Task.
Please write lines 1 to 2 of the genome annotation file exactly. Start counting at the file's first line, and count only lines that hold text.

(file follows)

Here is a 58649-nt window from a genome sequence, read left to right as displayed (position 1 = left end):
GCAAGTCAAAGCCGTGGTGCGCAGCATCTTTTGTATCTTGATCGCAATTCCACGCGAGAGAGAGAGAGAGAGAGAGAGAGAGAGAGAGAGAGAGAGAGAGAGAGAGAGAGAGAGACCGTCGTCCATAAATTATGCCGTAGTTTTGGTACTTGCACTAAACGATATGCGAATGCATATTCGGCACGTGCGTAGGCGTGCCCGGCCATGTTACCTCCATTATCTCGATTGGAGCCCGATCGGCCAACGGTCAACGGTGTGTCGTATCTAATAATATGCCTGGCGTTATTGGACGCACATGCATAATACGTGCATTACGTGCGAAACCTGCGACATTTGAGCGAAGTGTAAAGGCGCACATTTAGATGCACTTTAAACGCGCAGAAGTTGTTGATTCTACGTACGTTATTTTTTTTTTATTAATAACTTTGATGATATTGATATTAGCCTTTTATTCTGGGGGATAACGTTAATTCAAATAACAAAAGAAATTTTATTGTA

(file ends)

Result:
Here is a 58649-nt window from a genome sequence, read left to right as displayed (position 1 = left end):
GCAAGTCAAAGCCGTGGTGCGCAGCATCTTTTGTATCTTGATCGCAATTCCACGCGAGAGAGAGAGAGAGAGAGAGAGAGAGAGAGAGAGAGAGAGAGAGAGAGAGAGAGAGAGACCGTCGTCCATAAATTATGCCGTAGTTTTGGTACTTGCACTAAACGATATGCGAATGCATATTCGGCACGTGCGTAGGCGTGCCCGGCCATGTTACCTCCATTATCTCGATTGGAGCCCGATCGGCCAACGGTCAACGGTGTGTCGTATCTAATAATATGCCTGGCGTTATTGGACGCACATGCATAATACGTGCATTACGTGCGAAACCTGCGACATTTGAGCGAAGTGTAAAGGCGCACATTTAGATGCACTTTAAACGCGCAGAAGTTGTTGATTCTACGTACGTTATTTTTTTTTTATTAATAACTTTGATGATATTGATATTAGCCTTTTATTCTGGGGGATAACGTTAATTCAAATAACAAAAGAAATTTTATTGTA